abstract

(redirected from abstractly)
Also found in: Dictionary, Thesaurus, Legal, Financial, Idioms, Encyclopedia.
Related to abstractly: abstractedly, abstract thought

abstract

 [ab´strakt]
1. a short description of a scientific presentation or article.
2. a thought process that is oriented toward the development of an idea without application to, or association with, a particular instance. This type of thinking is independent of time and space.

ab·stract

(ab'strakt),
1. A preparation made by evaporating a fluid extract to a powder and triturating with milk sugar.
2. A condensation or summary of a scientific or literary article or address.
[L. ab-traho, pp. -tractus, to draw away]

abstract

[ab′strakt, abstrakt′]
Etymology: L, abstrahere, to drag away
1 a condensed summary of a scientific article, literary piece, or address.
2 to collect data such as from a medical record.
3 a preparation containing the soluble principles of a medication concentration mixed with lactose.
4 difficult to understand because of lack of practicality.

Abstract

Informatics A statement summarising the important points of a text; a brief summary or description of the essential content of an article, chapter or other complete work, often written by the author of the work.
Research
(1) A synopsis of research data that may be presented at scientific meetings and later published in a peer-reviewed journal; abstracts may not be subjected to the same rigorous review as the “lead” articles for the same journal; the purpose of the abstract is to enable the reader to efficiently grasp the essence of the report; the abstract can be very misleading; it is often the only part of the content of an article that will show up in a database.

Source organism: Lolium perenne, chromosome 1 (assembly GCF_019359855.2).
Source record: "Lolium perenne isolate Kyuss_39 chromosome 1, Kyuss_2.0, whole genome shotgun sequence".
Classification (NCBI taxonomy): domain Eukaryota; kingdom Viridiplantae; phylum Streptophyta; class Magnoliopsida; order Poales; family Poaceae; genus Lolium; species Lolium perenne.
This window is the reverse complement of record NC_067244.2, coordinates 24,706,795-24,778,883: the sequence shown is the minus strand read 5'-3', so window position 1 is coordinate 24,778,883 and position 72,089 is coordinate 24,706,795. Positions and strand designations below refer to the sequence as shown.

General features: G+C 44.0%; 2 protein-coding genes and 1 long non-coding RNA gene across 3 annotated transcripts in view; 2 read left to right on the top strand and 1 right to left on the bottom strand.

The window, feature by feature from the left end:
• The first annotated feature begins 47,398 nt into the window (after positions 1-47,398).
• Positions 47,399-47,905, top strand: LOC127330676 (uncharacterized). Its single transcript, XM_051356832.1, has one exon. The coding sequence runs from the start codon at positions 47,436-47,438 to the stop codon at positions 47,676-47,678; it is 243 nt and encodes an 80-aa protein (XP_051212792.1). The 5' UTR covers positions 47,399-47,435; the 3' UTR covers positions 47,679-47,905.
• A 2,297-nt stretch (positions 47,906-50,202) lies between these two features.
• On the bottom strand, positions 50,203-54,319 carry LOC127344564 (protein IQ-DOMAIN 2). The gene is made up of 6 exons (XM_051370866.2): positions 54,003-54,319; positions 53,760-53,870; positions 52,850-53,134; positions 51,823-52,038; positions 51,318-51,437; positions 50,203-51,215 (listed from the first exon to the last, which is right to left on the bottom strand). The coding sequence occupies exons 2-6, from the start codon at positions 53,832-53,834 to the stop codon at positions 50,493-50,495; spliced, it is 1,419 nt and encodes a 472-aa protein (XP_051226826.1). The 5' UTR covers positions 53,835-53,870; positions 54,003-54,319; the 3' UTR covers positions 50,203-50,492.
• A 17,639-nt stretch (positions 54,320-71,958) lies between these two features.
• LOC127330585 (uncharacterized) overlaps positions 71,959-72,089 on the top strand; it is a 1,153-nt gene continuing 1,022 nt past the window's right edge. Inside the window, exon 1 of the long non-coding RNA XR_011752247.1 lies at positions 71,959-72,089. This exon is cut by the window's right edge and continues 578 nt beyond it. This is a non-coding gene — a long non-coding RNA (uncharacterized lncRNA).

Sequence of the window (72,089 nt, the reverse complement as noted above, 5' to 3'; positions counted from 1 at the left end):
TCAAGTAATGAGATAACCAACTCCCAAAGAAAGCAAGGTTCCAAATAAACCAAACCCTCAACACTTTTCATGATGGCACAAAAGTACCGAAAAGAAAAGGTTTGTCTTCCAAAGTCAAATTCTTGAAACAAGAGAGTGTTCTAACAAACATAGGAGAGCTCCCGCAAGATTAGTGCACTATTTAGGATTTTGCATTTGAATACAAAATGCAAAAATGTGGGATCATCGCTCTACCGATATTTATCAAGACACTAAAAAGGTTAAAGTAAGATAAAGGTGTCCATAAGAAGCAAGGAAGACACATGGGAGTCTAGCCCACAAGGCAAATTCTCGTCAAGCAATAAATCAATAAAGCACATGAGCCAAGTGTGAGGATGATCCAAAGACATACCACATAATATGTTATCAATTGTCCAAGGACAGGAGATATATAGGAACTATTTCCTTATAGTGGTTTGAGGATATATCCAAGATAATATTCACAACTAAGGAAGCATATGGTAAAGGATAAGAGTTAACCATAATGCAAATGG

(2) A distillation of a presentation at a meeting, congress, conference, symposium, colloquium, seminar, workshop, round table, or other professional gathering.

ab·stract

(ab'strakt)
1. A condensation, summary, or brief description of a scientific or literary article or the results of a study.
2. A preparation made by evaporating a fluid extract to a powder and triturating it with milk sugar.
3. (ăb-strakt') To collect information from the medical record for research, billing, or statistical purposes.
[L. ab-traho, pp. -tractus, to draw away]

ab·stract

(ab'strakt)
1. Preparation made by evaporating a fluid extract to a powder and triturating with milk sugar.
2. Condensation or summary of a scientific or literary article or address.
[L. ab-traho, pp. -tractus, to draw away]
References in periodicals archive ?
And it is precisely this imitation or in Baudrillardean terms 'simulation' of the act of painting abstractly that I believe has captured so many people.
The method depends on archivists' ability to express abstractly the properties of electronic records that must be preserved.
Big, imposing Said Gharbi, a blind actor who is integrated seamlessly into the cast, recounts childhood fantasies of being a sponge, a fish, a bird; the piece deals abstractly with humankind's attempts to reconcile who we are with what we want.
He painted abstractly throughout his career, but always with reference to the natural world.
But Forrester's genius is to make her grandeur personal, so it never becomes abstractly or generically Olympian but remains always connected to immediate feeling.
Alas, Epstein believes one can understand social systems through deductive reason, abstractly tracing out what "will" happen from what the "incentives" tell you.
They are able to think abstractly, but apply the information to real world problems.
Bank organizes her study into three somewhat abstractly conceived chapters.
Some of the information intended to answer those questions was presented abstractly such as "learn new behaviors and assume new responsibilities.
This communication opened their minds and gave them the ability to think abstractly and adopt a new view of self.
The sheer breadth of the contextualizations the volume assays largely precludes this, and indeed their sweep sometimes seems to leave the author's work to stand or fall on its abstractly "universal" merits, as tends to happen in the brief conclusion, "Toward A Theorem for Zapata," whose title rather overstates its case.